Building jobs while building bike share

by Stefani Cox

Baltimore Corps Logistics bike share
Image courtesy of Jim Duffney.

Perhaps the grandest vision of bike share is one in which the system acts not only as a transportation service, but also as an essential community resource.

That’s exactly what First Sergeant Jim Duffney, CEO and Founder of Corps Logistics, is hoping to achieve through his contract with Baltimore Bike Share. Duffney uses his company to employ veterans who’ve struggle with homelessness, addiction, and poverty. Together they operate and service the city’s bike share system.

His work provides a useful case study of what it could look like for bike share to act as workforce development.

The Corps Logistics veterans perform a variety of tasks, from rebalancing the bikes to installations and repairs. Veterans even staff the Baltimore Bike Share call center. Once the veterans learn one aspect of the work, they move on to a new one. That way, they are continuously expanding their skillsets.

Corps Logistics crew
Image courtesy of Jim Duffney.

The veterans who work for Corps Logistics are also eligible to use the bikes for free to get to work and get around the city. Duffney hopes that the jobs will serve as an opportunity for empowerment and upward mobility over time.

“Bike share is a vehicle to help people,” says Duffney. “That’s how we do it. We make a difference in the community, and I want to see them have a nice apartment, clothes, have fun, and smile.”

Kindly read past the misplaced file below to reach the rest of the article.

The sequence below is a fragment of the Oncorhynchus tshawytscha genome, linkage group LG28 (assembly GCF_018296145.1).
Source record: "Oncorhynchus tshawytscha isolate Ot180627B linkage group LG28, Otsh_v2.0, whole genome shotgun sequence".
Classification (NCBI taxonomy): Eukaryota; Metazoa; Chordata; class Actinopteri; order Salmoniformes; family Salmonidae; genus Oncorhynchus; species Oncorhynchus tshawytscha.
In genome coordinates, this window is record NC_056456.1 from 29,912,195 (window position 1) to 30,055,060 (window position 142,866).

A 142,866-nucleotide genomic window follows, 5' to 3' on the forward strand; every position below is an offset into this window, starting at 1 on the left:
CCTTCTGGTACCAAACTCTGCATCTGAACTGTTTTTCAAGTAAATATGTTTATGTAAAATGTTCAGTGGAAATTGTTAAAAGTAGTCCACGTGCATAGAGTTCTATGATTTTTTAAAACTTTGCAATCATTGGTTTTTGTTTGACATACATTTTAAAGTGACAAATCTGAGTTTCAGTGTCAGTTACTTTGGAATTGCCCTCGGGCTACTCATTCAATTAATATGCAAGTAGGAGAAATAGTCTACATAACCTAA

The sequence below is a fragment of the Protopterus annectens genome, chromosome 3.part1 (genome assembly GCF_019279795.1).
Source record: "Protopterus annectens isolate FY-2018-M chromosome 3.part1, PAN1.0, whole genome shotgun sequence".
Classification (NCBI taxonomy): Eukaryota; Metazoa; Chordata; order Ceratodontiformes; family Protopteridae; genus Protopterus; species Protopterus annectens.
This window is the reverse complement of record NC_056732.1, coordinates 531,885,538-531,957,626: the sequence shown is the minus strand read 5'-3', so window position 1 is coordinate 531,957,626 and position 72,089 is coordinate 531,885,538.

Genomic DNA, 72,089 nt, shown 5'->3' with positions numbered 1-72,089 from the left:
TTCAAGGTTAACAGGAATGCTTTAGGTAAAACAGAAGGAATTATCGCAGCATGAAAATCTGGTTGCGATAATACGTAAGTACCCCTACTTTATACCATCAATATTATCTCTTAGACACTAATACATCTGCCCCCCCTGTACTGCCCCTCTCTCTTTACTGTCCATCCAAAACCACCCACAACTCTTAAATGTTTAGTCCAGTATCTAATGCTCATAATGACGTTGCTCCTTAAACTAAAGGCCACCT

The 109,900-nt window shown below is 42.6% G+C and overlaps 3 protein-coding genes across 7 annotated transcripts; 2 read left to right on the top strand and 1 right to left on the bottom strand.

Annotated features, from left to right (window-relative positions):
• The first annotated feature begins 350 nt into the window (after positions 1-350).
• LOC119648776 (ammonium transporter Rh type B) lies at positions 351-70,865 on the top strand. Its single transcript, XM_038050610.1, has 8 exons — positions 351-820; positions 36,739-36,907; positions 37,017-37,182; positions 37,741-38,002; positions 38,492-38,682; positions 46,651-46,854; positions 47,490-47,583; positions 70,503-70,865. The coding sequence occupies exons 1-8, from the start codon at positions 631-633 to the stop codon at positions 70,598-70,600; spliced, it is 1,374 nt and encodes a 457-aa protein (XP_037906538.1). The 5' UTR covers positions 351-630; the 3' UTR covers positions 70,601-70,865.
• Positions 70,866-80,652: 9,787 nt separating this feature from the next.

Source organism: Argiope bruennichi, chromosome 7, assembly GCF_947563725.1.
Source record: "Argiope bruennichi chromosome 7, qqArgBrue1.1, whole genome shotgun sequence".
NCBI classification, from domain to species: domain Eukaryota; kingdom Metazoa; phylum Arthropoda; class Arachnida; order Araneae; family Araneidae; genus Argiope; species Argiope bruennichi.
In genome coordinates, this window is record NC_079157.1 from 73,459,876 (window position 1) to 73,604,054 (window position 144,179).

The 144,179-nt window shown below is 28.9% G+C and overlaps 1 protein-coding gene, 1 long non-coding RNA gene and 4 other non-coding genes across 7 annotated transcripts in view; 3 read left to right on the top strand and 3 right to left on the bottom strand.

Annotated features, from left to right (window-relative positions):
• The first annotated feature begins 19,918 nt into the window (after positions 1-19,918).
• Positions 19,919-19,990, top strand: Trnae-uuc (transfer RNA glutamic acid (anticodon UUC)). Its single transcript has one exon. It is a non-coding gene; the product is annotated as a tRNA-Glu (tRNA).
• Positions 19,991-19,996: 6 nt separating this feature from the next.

Many of the veterans he works with give back themselves by participating in weekly food drives for the homeless. “These folks were homeless themselves, so they get it,” says Duffney. “They get it better than anyone. Now they’re in a position where they can help people.”

Baltimore Corps Logistics food donation
Image courtesy of Jim Duffney.

It all started when the bike share company Bewegen gave Duffney the opportunity to handle its U.S. operations market. Then, Duffney began partnering with The Baltimore Station, a housing and services program that often assists homeless veterans. Duffney himself serves in the National Guard, which he feels helps him relate to what his employees expect in a workplace.

“A lot of people want to help veterans, but they really don’t know how,” says Duffney. He cultivates a military culture at Corps Logistics to try and help veterans step back into a structure they are familiar with. He notes that many of the veterans he works with deal with post-traumatic stress disorder, or PTSD. “In the military environment, they feel comfortable,” he says.

Duffney is also proud that Bewegen’s bike fleet is pedal-assisted. To him, that means veterans or other individuals who have lost a leg could still be able to use the bike share system.

Baltimore’s bike share system is set to expand by 30 stations in the coming weeks, and Duffney is planning to hire more veterans to help with the bigger workload. Additionally, Corps Logistics’ program is slated to expand to other cities through a new partnership with the U.S. Department of Veterans Affairs.

The Better Bike Share Partnership is a JPB Foundation-funded collaboration between the City of Philadelphia, the Bicycle Coalition of Greater Philadelphia, the National Association of City Transportation Officials (NACTO) and the PeopleForBikes Foundation to build equitable and replicable bike share systems. Follow us on Facebook, Twitter and Instagram or sign up for our weekly newsletter. Story tip? Write